Existing forestry models require little browser control compared to the levels needed for spontaneous regeneration of a diversity of our native forest species. This means that credible permanent forest models involving native regeneration will in most areas require significant investment in sustained browser control, whether it be through quality fencing or browser population control. In some localities other pests that threaten regeneration and succession, such as invasive vines or shade tolerant weeds, will also require comprehensive control which the forestry operation will need to address.
Another reality which is central to a successful transition to native forest is the ability of native tree species to establish themselves in plantations, particularly the old-growth species which have desirable traits in terms of forming diverse, independent and long-lived native forests. Where seed sources or dispersers are scarce, these old-growth species might need to be reintroduced to plantations in some way and this action of subsidising dispersal limitation through enrichment planting is an important part of managing the transition.
While the opportunities are considerable, management of a transition must be designed around a given site’s ability to regenerate and have adequate measures in place to address the risks to regeneration of native tree species. We should be critical of proposals where transitions to native forest are being sold without the fundamental management being put in place to ensure adequate native regeneration and succession will occur.
Examples of exotic plantation to native transitions
A number of existing examples of exotic plantation to native transitions serve as examples from which we can learn.
Clear-felled erodible hill country in regions like Tairāwhiti have been shown on multiple occasions to be highly vulnerable to severe erosion during extreme weather events such as ex-tropical cyclones. However, in this region, several examples exist where the freshwater values in such catchments have driven radiata pine plantations to be retained permanently, with management of feral ungulates increased to promote native understory regeneration.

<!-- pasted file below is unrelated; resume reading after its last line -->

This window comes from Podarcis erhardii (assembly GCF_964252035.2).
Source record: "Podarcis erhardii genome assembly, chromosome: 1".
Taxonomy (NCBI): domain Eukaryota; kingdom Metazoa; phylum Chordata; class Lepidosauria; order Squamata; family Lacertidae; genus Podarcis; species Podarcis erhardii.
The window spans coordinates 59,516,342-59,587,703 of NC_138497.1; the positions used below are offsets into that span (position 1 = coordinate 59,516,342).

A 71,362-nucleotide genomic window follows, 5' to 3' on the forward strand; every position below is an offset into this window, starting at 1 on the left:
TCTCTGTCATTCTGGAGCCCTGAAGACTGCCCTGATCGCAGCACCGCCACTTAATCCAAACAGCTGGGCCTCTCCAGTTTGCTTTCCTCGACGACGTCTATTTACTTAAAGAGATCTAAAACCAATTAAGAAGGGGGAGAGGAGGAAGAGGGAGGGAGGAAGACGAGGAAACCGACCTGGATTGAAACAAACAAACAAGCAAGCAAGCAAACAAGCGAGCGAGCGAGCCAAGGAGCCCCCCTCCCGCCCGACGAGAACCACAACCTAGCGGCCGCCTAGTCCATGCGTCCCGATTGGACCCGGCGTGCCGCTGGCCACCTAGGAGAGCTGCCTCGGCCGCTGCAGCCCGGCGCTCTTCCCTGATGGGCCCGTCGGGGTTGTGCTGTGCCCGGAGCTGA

To accelerate transitions in these stands, managers can assess the need to manipulate the pine canopy , thereby optimising light levels to stimulate growth of shade-tolerant native tree species adapted to the environments found in tall-stature native forest
Stands of native conifers have been successfully raised in exotic conifer stands in the central North Island , with the native tree species rimu attaining dominance over the pine nurse within 50 years.
While atypical due to its localised high rainfall pattern, Milnthorpe Reserve in Golden Bay is well known for its abundance of naturally established native understorey beneath planted exotic tree species.
The shelter of an exotic nurse plantation comprising tree lucerne is being trialled as a tool for establishing locally adapted long-lived native tree species in a semi-arid zone of the Marlborough district.
Future direction and research needs for transitioning exotic plantations
Much work is required to refine our knowledge of managing plantations for transition to native forest. There is a need for management scale trials where the techniques, costs and benefits of transitioning can be empirically assessed. Work needs to be done to delineate the land area of Aotearoa according to suitability for the transitioning approach. Identifying areas requiring low levels of intervention will help as it is in these areas that forest restoration can be implemented at landscape scales through retiring and transitioning exotic plantations.
Given exotic plantations are forest types with no natural analogue for study, we also need to collect data which demonstrate the growth and biomass of native tree species within exotic plantations. Further still, work is required to define and describe forestry techniques required to effect the transition at various scales and to meet differing objectives. Importantly, these forest transitions need to be planned and implemented through an ecological lens to increase certainty and so that opportunities and threats can be fully realised and addressed.
With the adequate knowledge, and a realistic approach, we have significant opportunities for native forest restoration where exotic plantations can be transitioned to permanent native forest.
Dr Adam Forbes